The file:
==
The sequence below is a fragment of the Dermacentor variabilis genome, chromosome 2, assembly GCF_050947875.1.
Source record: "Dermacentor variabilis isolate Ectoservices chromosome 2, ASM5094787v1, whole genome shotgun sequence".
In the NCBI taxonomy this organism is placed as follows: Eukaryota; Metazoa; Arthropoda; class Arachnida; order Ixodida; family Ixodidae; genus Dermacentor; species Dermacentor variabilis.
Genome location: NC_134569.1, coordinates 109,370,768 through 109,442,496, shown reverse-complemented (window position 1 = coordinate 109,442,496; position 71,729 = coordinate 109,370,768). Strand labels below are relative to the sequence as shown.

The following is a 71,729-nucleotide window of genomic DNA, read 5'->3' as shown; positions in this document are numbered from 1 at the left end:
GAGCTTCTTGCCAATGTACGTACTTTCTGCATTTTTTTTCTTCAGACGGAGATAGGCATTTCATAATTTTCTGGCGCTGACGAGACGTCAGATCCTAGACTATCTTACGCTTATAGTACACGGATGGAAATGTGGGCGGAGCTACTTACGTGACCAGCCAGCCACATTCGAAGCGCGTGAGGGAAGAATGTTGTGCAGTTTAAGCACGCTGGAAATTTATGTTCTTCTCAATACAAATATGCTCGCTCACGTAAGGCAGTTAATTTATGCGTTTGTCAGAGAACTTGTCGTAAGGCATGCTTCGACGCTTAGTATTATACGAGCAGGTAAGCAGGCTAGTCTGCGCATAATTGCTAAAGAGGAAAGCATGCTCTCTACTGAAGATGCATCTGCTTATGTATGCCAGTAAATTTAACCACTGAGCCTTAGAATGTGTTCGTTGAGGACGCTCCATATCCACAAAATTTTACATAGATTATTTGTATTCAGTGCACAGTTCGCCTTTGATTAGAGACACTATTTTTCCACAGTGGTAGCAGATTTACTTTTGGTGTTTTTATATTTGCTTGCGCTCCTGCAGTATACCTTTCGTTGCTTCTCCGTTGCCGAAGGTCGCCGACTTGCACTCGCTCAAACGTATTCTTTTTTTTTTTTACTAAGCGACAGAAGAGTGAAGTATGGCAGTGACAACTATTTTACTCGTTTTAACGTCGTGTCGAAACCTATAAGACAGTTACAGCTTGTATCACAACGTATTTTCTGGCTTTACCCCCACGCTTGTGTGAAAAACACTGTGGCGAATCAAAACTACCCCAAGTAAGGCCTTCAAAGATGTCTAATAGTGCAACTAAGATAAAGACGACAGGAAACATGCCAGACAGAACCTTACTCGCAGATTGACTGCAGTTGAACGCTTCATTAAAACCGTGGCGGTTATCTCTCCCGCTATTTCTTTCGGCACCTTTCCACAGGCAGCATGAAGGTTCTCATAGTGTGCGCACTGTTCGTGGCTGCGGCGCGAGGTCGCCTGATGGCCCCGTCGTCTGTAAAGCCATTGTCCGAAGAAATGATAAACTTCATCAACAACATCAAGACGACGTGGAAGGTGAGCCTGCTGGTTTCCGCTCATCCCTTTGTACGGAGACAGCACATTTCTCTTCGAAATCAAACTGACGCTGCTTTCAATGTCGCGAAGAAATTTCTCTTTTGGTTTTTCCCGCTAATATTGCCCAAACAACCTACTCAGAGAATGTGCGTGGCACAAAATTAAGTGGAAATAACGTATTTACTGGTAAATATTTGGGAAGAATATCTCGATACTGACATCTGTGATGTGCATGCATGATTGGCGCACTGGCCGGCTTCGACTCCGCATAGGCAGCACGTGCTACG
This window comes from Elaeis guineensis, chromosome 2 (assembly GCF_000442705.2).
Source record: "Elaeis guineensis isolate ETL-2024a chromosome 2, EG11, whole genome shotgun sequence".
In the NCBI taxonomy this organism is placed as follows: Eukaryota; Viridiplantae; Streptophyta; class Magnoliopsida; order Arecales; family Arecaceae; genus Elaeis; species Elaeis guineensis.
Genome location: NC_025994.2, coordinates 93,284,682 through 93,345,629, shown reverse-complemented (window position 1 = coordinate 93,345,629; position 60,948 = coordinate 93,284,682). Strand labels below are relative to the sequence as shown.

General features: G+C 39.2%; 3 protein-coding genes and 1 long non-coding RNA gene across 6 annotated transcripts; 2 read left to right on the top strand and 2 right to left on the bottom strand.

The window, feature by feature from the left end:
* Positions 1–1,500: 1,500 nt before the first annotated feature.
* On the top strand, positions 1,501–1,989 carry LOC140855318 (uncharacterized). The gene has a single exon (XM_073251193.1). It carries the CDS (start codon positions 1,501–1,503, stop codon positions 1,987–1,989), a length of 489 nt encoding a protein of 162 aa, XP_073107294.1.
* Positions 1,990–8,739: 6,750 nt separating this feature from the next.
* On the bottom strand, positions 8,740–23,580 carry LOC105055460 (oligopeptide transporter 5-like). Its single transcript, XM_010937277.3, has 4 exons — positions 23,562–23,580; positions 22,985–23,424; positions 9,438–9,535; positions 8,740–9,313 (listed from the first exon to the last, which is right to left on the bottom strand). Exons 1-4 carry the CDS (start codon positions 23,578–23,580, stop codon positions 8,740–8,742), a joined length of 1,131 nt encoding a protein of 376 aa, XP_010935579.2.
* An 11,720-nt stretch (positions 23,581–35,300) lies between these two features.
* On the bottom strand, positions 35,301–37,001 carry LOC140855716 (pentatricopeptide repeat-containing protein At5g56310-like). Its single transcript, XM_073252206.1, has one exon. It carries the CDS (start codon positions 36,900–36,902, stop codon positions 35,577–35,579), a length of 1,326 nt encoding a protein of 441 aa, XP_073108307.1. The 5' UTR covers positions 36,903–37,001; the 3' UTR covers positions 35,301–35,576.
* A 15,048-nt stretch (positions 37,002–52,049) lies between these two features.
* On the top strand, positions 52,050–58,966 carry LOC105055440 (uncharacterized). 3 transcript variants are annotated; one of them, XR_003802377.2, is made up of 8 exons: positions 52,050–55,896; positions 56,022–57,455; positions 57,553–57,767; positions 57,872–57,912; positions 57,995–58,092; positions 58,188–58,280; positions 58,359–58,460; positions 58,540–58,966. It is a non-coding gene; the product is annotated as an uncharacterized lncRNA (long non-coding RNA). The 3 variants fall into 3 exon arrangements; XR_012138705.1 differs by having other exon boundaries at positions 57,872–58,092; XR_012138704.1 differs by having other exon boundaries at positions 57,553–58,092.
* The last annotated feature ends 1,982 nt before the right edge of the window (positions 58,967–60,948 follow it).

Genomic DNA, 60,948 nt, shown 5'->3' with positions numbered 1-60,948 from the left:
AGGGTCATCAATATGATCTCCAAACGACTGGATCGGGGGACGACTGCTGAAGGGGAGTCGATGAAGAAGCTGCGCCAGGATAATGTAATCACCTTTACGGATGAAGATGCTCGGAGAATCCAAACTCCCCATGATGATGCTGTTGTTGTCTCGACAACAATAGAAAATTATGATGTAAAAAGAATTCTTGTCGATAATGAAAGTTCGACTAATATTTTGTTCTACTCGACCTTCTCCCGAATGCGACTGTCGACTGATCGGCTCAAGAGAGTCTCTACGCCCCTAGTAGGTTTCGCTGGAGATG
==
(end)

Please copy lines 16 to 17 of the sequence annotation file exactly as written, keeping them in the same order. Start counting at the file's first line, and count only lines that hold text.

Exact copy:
* On the bottom strand, positions 8,740–23,580 carry LOC105055460 (oligopeptide transporter 5-like). Its single transcript, XM_010937277.3, has 4 exons — positions 23,562–23,580; positions 22,985–23,424; positions 9,438–9,535; positions 8,740–9,313 (listed from the first exon to the last, which is right to left on the bottom strand). Exons 1-4 carry the CDS (start codon positions 23,578–23,580, stop codon positions 8,740–8,742), a joined length of 1,131 nt encoding a protein of 376 aa, XP_010935579.2.
* An 11,720-nt stretch (positions 23,581–35,300) lies between these two features.